As we reported earlier this week, Ukip have allowed Polish MEP Robert Iwaszkiewicz to join their European Parliamentary group – Europe for Free and Direct Democracy group (EFDD) following the resignation of a Latvian MEP from the group.
Iwaszkiewicz however has spoken out in favour of men beating their wives and praised Hitler for keeping taxes low. These comments – and consequently Ukip’s acceptance of Iwaszkiewicz into their EU Parliamentary fold – have rightly been met with outrage.
In response, Seema Malhotra, Labour’s Shadow Minister for Preventing Violence Against Women and Girls, has written an open letter to Farage (the full text of which you can find below).
She has said that Iwaszkiewicz has a “deplorable attitude towards violence against women and girls” – while also highlighting the number of times “UKIP’s attitude to women and women’s equality has been called into question”. Consequently, she has called upon Farage to “condemn the views of Mr Iwaszkiewicz.”
We’re waiting to hear what Farage has got to say on the matter.
Full text of the letter from Seema Malhotra MP to Nigel Farage:
I am writing to express my concern about UKIP’s recent alliance with the Polish far-right KNP Party, following the joining of Robert Jaroslaw Iwaszkiewicz MEP to your EFDD Group in the European Parliament.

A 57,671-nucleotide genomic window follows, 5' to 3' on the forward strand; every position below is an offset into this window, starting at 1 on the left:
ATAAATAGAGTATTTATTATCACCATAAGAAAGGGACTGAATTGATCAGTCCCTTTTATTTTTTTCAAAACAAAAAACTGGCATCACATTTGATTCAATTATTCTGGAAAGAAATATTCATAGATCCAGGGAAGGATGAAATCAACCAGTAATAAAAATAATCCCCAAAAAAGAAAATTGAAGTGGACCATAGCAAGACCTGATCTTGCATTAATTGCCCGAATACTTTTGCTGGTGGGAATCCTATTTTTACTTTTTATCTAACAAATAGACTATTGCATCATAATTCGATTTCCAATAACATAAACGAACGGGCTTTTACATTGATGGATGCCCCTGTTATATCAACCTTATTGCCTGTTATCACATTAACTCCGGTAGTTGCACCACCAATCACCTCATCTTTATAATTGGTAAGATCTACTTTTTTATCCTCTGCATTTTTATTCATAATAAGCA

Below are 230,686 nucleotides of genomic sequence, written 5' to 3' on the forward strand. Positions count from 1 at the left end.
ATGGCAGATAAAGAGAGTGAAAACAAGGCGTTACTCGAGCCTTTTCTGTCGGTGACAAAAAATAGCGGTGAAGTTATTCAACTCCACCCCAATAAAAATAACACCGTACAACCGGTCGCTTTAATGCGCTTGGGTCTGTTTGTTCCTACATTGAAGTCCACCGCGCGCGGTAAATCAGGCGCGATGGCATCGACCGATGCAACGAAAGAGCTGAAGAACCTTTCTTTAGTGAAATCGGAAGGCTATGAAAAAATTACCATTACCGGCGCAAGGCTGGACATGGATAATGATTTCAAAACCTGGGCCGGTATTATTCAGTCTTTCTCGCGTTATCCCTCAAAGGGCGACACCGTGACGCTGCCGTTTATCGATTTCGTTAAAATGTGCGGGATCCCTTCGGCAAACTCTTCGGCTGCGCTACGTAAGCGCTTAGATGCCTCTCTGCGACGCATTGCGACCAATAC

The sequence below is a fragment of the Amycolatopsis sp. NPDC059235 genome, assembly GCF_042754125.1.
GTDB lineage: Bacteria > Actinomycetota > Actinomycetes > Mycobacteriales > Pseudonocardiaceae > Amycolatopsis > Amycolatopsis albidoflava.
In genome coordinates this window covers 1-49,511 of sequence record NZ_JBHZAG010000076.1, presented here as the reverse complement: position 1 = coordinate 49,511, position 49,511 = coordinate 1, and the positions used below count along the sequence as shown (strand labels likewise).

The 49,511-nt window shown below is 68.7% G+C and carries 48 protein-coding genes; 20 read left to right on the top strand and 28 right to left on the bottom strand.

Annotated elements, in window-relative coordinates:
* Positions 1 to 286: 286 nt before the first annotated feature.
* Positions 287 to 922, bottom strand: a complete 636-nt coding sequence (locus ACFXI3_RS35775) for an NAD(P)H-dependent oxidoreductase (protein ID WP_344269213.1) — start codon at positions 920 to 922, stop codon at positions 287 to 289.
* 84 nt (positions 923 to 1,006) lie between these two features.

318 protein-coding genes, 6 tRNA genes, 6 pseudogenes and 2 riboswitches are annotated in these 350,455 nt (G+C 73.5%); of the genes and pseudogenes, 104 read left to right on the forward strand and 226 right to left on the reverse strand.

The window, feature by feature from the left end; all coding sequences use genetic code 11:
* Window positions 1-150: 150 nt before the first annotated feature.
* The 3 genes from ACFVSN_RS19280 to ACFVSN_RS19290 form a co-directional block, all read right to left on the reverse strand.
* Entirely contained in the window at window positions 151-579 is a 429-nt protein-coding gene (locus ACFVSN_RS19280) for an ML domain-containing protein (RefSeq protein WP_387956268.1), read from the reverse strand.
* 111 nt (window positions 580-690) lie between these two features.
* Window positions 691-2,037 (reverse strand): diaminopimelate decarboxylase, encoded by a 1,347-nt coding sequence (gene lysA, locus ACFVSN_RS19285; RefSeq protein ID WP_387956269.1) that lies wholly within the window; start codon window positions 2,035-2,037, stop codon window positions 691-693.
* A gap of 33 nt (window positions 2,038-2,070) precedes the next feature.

Alongside the well-reported and abhorrent views Mr Iwaszkiewicz and his Party hold on the Holocaust and other issues, I am extremely concerned in particular about his casual, deplorable attitude towards violence against women and girls.
In May, Mr Iwaszkiewicz was asked by the Polish daily Gazeta Wroclawska whether it is acceptable for men to hit their wives. He reportedly replied: “I’m sure there’s quite a few wives around who would be brought back down to earth by such a reaction.”
Such a statement is, frankly, shameful.
It is estimated that one in three women across the EU have experienced physical or sexual abuse since the age of 15, and in our own country, 2 women each week are still killed by their current or former partner. In such a context, it is extremely concerning that any UK politician is prepared to stand alongside those who express such sentiment.
Time and time again, UKIP’s attitude towards women and women’s equality has been called into question. It is worrying, therefore, that rather than taking serious steps to address such concerns, you are instead intent on forming an alliance with an individual who condones domestic abuse.
I urge you to condemn the views of Mr Iwaszkiewicz in the strongest possible terms and urgently rethink your alignment with the KNP in the European Parliament.